2017-08-20 torridon corbetts 043.JPG

Not the best conditions on our round 130th Corbett, but never mind.
Thankfully, the rain didn't last and as soon as we began to descend north towards Sgurr Dubh... Surprise, surprise, it began to clear!
2017-08-20 torridon corbetts 045.JPG

We admired the "dancing cloud" spectacle in the western sky:
2017-08-20 torridon corbetts 050.JPG

The initial descent is again, very tumbly, but lower down the ground eases off. I admit that in total mist it would be a tricky ridge to navigate and we were glad that we got some visibility!
Back to Sgorr an Lochan Uaine:
2017-08-20 torridon corbetts 051.JPG

The summit of Sgurr Dubh stayed cloudy and we had no hope for views from the second top:
2017-08-20 torridon corbetts 052.JPG

...but I was in such a good mood that no amount of cloud could spoil it :lol: Meowing as always:
2017-08-20 torridon corbetts 059.JPG

Beinn Liath Mhor just visible through a gap in the cloud:
2017-08-20 torridon corbetts 060.JPG

The ridge drops to just below 600m and then the ground rises again, with countless lochs, lochans, lumps and bumps, very confusing in poor visibility:
2017-08-20 torridon corbetts 066.JPG

This is as much as we saw on the way up, looking back south towards Sgorr an Lochain Uaine:
2017-08-20 torridon corbetts 070.JPG

The final climb (about 100m to the summit) is steep and quite unstable underfoot, but there is a vague path:
2017-08-20 torridon corbetts 074.JPG

Still happy and meowing :lol:
2017-08-20 torridon corbetts 075.JPG

The summit was cloudy, of course. We decided to stay for a few minutes, have a snack and a cuppa... ah and a summit snap with wee Lucy - her 53rd Corbett :D :D
2017-08-20 torridon corbetts 079.JPG

No views for us today... Shame, but these hills are close to home so we cal always revisit on a sunny day.
2017-08-20 torridon corbetts 082.JPG

After a short rest, we set off for the descent. It is possible (supposedly??) to take a direct route down the northern slopes to the road, but as we had null visibility, we decided against taking the risk. It was easier to follow the WH route and retrace our steps back to a larger lochan (975554), from here the route goes west along a stream and an interesting gorge lower down.
Kevin ready to go:
Image2017-08-20 torridon corbetts 090 by Ewa Dalziel, on Flickr
Descending west to another lochan:
2017-08-20 torridon corbetts 097.JPG

Out of the cloud, views were still a bit restricted but we could distinguish the familiar shapes of Beinn Damph and Maol Chean-dearg:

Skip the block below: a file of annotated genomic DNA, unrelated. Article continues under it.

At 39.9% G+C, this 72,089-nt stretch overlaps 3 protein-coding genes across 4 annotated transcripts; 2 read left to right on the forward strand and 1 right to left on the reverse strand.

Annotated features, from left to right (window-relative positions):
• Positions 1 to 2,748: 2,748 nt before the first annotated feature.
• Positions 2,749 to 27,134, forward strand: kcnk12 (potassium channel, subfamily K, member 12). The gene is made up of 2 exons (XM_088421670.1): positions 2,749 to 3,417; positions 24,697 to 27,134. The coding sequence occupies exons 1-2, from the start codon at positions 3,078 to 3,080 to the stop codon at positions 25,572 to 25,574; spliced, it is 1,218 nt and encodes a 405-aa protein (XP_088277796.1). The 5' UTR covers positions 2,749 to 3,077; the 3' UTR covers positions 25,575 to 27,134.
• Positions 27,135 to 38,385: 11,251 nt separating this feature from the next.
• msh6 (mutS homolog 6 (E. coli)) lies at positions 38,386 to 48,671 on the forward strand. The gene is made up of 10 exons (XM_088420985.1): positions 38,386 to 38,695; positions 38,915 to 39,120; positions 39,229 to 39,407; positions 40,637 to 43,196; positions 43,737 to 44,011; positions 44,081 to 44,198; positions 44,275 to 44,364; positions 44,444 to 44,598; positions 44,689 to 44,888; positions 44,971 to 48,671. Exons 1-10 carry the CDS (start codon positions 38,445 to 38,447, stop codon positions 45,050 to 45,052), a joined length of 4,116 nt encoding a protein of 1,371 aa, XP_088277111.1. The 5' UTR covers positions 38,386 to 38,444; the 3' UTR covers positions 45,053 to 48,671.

2017-08-20 torridon corbetts 105.JPG

Liathach:
2017-08-20 torridon corbetts 113.JPG

Looking back to the formidable cliffs of Sgurr Dubh:
2017-08-20 torridon corbetts 112.JPG

Panorama west from just above the gorge:
2017-08-20 torridon corbetts 120.JPG

The big gorge on Sgurr Dubh deserves a separate TR, I think :lol: It has no name on any maps, but it should really be called something as it's such a grand feature, so I'll name it Gorgeous Gorge for the sake of this story :wink:
The Gorgeous Gorge is about 700m long and it has a wee stream at the bottom, also a couple of waterfalls flowing into it:
2017-08-20 torridon corbetts 121.JPG

Looking into the gorge from above:
2017-08-20 torridon corbetts 130.JPG

We spent an awful lot of time photographing the Gorgeous Gorge from all possible angles, just making up for the lack of views on the summits I guess :lol:
2017-08-20 torridon corbetts 134.JPG

A sketchy path follows the northern side of the ravine and in many places, one can look right into the abyss:
2017-08-20 torridon corbetts 144.JPG

The stream at the bottom is hardly visible from below, but we spotted a waterfall:
2017-08-20 torridon corbetts 148.JPG

Lower down, the gorge is even deeper:
2017-08-20 torridon corbetts 149.JPG

Kevin's new invention, a "sideways" panoramic picture:
2017-08-20 torridon corbetts 157.JPG

Panther looking into Gorgeous Gorge:
2017-08-20 torridon corbetts 158.JPG

The gorge from below:
2017-08-20 torridon corbetts 168.JPG

The ground lower down very quickly became wet, as we descended through grass and heather:
2017-08-20 torridon corbetts 176.JPG

The lower slopes of Sgurr Dubh on this side are sometimes called "the corrie of a thousand hillocks" and now I understood why:
2017-08-20 torridon corbetts 179.JPG

Finding the way through all these post-glacial hillocks might seem difficult, but one can simply follow a small stream - the same one that flows out of Gorgeous Gorge. There is a path of sorts.
Hillocks, hillocks and even more hillocks:
2017-08-20 torridon corbetts 188.JPG

Sgurr Dubh and the gorge in panoramic view:
2017-08-20 torridon corbetts 186.JPG

I was glad to be back on the stalkers path, after all that bog-plodding...
A good pair of hills, despite being so wet and mostly pathless. Just keep them for a good day - we will definitely re-do them for the views and more gorge exploration. If I can give any advice - GPS waypoints are very useful on the ridge between the two Corbetts. I was pleasantly surprised though, I expected much tougher terrain after all I'd heard about this duo :D
...........
We hoped to return to the mountains the following weekend to celebrate our 10th wedding anniversary, but Kevin's case of shingles ruined our plans :( Thankfully, he's back to normal again. Last Saturday we climbed Ben Challuim, an easy Munro even for my recovering husband - TR to come soon.
Last edited by BlackPanther on Tue Nov 26, 2019 6:07 pm, edited 1 time in total.
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BlackPanther
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Re: Torridon is alive... with the sound of meowing!